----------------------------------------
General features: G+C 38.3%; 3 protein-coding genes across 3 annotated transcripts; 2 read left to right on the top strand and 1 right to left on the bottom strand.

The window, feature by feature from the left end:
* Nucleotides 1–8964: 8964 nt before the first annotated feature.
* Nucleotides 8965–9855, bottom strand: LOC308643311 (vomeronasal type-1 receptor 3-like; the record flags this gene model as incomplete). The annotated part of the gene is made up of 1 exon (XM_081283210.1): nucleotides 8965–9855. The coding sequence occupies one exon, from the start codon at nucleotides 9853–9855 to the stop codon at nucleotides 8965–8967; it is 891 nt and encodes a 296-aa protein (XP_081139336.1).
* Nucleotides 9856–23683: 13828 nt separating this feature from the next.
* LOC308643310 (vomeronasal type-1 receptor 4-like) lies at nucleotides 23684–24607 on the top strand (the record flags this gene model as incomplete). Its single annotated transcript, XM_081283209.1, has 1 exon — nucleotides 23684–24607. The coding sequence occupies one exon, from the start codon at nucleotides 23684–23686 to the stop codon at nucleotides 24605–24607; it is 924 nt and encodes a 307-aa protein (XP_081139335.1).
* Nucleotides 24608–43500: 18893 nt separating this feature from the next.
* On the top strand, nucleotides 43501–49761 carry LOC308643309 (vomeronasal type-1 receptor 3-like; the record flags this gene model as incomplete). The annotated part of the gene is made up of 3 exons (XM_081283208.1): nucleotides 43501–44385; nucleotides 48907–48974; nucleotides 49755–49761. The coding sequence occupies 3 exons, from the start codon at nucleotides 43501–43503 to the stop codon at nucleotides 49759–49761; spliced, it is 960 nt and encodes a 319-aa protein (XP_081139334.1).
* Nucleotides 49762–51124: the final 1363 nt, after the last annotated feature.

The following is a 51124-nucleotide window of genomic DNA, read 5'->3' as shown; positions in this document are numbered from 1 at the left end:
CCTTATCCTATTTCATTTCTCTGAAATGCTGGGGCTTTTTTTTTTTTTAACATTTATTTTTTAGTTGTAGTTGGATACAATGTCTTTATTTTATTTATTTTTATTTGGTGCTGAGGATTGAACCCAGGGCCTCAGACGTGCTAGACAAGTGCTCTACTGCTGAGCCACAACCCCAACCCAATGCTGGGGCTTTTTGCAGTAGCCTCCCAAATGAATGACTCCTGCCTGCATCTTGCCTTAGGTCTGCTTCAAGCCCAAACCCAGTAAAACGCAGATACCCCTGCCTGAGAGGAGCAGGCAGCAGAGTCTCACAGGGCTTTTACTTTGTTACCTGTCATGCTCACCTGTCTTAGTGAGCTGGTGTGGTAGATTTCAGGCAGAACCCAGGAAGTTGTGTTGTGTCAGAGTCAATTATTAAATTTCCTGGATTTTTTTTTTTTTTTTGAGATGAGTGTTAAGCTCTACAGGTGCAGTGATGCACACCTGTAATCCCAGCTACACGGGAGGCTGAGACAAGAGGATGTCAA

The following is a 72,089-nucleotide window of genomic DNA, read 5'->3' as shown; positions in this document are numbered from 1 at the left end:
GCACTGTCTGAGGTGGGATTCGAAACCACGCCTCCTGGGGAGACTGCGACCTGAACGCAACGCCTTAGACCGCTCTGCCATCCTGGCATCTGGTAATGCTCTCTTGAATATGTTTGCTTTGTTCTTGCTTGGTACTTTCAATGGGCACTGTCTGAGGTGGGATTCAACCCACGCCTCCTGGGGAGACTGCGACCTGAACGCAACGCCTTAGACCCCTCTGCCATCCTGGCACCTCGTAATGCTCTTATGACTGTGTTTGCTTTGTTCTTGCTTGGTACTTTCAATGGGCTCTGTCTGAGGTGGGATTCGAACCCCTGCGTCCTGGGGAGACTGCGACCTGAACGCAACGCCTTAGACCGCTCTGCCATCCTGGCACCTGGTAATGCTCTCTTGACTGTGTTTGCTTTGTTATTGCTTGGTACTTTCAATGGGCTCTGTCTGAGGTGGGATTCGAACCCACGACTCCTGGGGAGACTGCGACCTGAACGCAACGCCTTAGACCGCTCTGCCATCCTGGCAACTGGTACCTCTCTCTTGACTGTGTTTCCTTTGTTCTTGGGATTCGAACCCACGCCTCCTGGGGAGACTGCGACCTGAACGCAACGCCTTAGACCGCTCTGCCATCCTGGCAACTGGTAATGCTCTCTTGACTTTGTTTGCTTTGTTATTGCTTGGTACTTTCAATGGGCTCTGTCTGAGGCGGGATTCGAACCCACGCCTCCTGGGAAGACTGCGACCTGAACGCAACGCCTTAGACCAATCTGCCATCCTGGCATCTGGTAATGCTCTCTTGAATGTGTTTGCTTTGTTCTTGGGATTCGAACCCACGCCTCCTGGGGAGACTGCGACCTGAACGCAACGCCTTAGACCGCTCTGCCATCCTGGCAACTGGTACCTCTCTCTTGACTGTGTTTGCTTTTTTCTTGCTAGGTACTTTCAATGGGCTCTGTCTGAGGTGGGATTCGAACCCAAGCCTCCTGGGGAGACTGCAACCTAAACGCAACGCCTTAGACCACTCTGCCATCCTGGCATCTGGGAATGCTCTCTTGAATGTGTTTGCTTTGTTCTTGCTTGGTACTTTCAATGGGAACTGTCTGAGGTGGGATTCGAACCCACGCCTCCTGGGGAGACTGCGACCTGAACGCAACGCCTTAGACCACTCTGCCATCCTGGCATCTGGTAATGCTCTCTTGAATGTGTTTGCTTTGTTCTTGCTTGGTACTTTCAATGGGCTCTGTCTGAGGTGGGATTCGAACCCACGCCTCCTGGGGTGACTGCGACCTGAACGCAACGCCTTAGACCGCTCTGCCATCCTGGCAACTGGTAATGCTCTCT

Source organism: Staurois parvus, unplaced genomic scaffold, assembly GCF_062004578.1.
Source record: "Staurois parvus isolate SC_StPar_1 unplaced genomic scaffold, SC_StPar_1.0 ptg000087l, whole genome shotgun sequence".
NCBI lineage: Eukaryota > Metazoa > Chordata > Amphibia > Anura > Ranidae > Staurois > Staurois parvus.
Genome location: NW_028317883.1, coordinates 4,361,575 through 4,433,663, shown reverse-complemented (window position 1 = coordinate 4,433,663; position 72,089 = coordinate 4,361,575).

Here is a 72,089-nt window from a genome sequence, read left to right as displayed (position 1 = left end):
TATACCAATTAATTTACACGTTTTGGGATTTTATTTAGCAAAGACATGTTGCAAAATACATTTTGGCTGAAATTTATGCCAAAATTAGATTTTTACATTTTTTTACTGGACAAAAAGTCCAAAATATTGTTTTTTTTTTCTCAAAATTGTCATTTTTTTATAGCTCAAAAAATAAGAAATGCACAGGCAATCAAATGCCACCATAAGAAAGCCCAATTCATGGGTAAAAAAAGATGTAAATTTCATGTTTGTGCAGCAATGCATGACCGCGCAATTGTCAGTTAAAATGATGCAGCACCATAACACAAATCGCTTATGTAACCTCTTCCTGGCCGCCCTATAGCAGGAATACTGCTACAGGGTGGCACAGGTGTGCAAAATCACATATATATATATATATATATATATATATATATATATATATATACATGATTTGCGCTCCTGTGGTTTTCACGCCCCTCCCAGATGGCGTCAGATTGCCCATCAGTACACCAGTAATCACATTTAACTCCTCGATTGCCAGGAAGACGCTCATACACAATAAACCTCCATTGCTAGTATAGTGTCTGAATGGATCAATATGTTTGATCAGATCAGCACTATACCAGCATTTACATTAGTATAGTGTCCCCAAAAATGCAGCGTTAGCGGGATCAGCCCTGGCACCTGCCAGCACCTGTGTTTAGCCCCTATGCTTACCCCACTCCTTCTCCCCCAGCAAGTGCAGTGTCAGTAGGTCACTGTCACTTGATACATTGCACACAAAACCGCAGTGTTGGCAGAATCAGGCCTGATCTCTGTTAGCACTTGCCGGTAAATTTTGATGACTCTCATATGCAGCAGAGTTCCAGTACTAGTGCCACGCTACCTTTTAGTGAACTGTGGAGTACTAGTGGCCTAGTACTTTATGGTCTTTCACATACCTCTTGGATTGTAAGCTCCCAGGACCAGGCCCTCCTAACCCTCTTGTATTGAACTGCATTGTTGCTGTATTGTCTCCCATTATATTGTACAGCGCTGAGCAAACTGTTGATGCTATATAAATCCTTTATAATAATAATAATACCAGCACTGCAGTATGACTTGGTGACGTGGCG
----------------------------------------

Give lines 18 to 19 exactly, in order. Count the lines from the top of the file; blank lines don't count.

Here is a 72,089-nt window from a genome sequence, read left to right as displayed (position 1 = left end):
TATACCAATTAATTTACACGTTTTGGGATTTTATTTAGCAAAGACATGTTGCAAAATACATTTTGGCTGAAATTTATGCCAAAATTAGATTTTTACATTTTTTTACTGGACAAAAAGTCCAAAATATTGTTTTTTTTTTCTCAAAATTGTCATTTTTTTATAGCTCAAAAAATAAGAAATGCACAGGCAATCAAATGCCACCATAAGAAAGCCCAATTCATGGGTAAAAAAAGATGTAAATTTCATGTTTGTGCAGCAATGCATGACCGCGCAATTGTCAGTTAAAATGATGCAGCACCATAACACAAATCGCTTATGTAACCTCTTCCTGGCCGCCCTATAGCAGGAATACTGCTACAGGGTGGCACAGGTGTGCAAAATCACATATATATATATATATATATATATATATATATATATATATATACATGATTTGCGCTCCTGTGGTTTTCACGCCCCTCCCAGATGGCGTCAGATTGCCCATCAGTACACCAGTAATCACATTTAACTCCTCGATTGCCAGGAAGACGCTCATACACAATAAACCTCCATTGCTAGTATAGTGTCTGAATGGATCAATATGTTTGATCAGATCAGCACTATACCAGCATTTACATTAGTATAGTGTCCCCAAAAATGCAGCGTTAGCGGGATCAGCCCTGGCACCTGCCAGCACCTGTGTTTAGCCCCTATGCTTACCCCACTCCTTCTCCCCCAGCAAGTGCAGTGTCAGTAGGTCACTGTCACTTGATACATTGCACACAAAACCGCAGTGTTGGCAGAATCAGGCCTGATCTCTGTTAGCACTTGCCGGTAAATTTTGATGACTCTCATATGCAGCAGAGTTCCAGTACTAGTGCCACGCTACCTTTTAGTGAACTGTGGAGTACTAGTGGCCTAGTACTTTATGGTCTTTCACATACCTCTTGGATTGTAAGCTCCCAGGACCAGGCCCTCCTAACCCTCTTGTATTGAACTGCATTGTTGCTGTATTGTCTCCCATTATATTGTACAGCGCTGAGCAAACTGTTGATGCTATATAAATCCTTTATAATAATAATAATACCAGCACTGCAGTATGACTTGGTGACGTGGCG